How to Collect Native Plants

This was originally published at Native Plants & Wildlife Gardens.

Finding native plants can be hard work. Here in Seattle, there are a handful of nurseries which carry a few odd native plants. There are native plant nurseries, but nearly all are by appointment or wholesale only. The awesome Washington Native Plant Society has plant sales, but they’re not very often. So if you’ve been studying plant lists and reading native plant books but can’t find many, if any of those plants what are you to do?

Collecting plants is one possibility, however, by the end of this article you may decide waiting until the next native plant sale is easier after all. It’s easy to be completely unethical and illegal and just go dig up a plant in your local forest, who would ever know right? But we’re not unethical and we like to follow the proper regulations.

On the law abiding side, it is possible and even free to collect plant  materials from national forests. In the Gifford Pinchot National Forest in Washington, you can collect transplants with a free permit. However, you must visit a ranger station to get a list of prohibited plants and protected areas which are off-limits. You can get a permit which is good for two weeks which allows collecting plants including shrubs, ferns and other small plants up to 12′. In one year you can collect up to 10 of these plants. If you want more you will have to purchase a permit. Similarly in the Olympic National Forest, also in Washington, you can get a free personal permit to collect forest greenery.

On the ethical side, visit your local native plant society’s website and you’ll likely find a very long list of do’s and don’ts when it comes to collecting plants. Here are several document of guidelines; one from the Montana Native Plant Society (PDF), one from the Colorado Native Plant Society(PDF), another from the Delaware Native Plant Society (PDF) and finally one from my localWashington Native Plant Society. Nearly all these guidelines have similar points. Here is a summary:

  • Study up and know how to identify plants, not just the ones you want to collect, but know what the rare and endangered plants look like so there are no mistakes.
  • Make sure you have all your permits in order which you can do by visiting a ranger station. If it’s private land, be sure you have permission of the landowner.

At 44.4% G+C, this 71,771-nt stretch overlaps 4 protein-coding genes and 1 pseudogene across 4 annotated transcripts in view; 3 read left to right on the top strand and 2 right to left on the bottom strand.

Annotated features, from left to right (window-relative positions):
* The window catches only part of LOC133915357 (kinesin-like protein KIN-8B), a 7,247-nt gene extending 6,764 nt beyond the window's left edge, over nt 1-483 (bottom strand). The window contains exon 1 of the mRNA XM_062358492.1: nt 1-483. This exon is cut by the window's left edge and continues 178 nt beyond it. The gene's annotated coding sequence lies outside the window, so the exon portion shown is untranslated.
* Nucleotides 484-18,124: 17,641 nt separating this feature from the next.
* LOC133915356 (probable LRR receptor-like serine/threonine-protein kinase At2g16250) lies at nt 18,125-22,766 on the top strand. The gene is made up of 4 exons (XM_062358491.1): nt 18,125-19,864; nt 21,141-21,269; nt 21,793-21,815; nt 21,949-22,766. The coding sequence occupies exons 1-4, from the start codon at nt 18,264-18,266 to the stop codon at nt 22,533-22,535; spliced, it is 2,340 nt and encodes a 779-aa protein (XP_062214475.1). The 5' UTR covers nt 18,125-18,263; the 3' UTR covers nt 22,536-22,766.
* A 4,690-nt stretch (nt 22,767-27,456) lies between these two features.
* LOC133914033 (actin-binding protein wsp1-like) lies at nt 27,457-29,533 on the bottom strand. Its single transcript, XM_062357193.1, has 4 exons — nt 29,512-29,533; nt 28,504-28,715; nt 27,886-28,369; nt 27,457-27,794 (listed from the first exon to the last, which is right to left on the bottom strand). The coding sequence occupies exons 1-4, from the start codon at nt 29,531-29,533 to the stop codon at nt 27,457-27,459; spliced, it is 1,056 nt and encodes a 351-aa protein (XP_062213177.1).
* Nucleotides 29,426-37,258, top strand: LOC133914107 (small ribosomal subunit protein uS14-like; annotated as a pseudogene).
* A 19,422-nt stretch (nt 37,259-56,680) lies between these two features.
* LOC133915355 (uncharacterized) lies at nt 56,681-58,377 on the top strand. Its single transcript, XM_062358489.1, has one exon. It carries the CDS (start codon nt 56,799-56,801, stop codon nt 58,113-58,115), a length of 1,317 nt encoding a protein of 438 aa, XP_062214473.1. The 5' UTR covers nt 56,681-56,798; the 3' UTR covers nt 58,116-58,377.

• Take seeds or cuttings and avoid taking an entire plant.
  • Avoid damaging the habitat your are walking through and do not visit the same site repeatedly.
  • Collect from different populations, this is to ensure genetic diversity and also to not over-harvest one population.
  • Take only a small amount of seeds or cuttings from any individual plant, instead gather from many different individuals.
  • Keep records of when and where you collecting the plant material.
  • Avoid visiting sensitive habitat areas, the forest service will also likely tell you where you’re not permitted to collect.
  • Be prepared to explain what you’re doing and recommend the best methods for collecting.
  • Lastly, be safe! Know when it’s hunting season and avoid collecting or wear bright orange vests. There was a story here not long ago about a plant collector harvesting salal who was shot and killed by a hunter.

MFG-1960There are other creative ways to collect not only seeds and cuttings but entire plants. Here are a couple ideas and please share in the comments if you have other ways of obtaining native plants.

  • Contact your local park department, arboretum or other nature areas to see if you can pick through the cuttings from their maintenance. I once contacted my local arboretum to see if I could collect dead and cut branches for insect hotels and they gave me permission to go through their waste piles. Seeds and cuttings could easily be obtained this way.
  • Keep an eye out for salvage collection. If you know of a new housing development, road widening or other construction, contact the owners to see if you can salvage the plants before they start. Contact your local planning department to see if they can help.

If you do end up collecting seeds, here is a good resource from the California Native Plant Society about how to collect and clean your seeds and another from the Ladybird Johnson Wildflower Center.

Do you have any experiences collecting or salvaging or have other tips? Please share them in the comments below!

 

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Kelly Brenner

Kelly Brenner is a naturalist, writer and photographer based in Seattle. She is the author of NATURE OBSCURA: A City’s Hidden Natural World, coming Spring 2020 from Mountaineers Books. She writes freelance articles about natural history and has bylines in Crosscut, ParentMap, National Wildlife Magazine and others. On the side she writes fiction.

Kelly holds a bachelors degree in landscape architecture from the University of Oregon and a certificate in non-fiction writing from the University of Washington.
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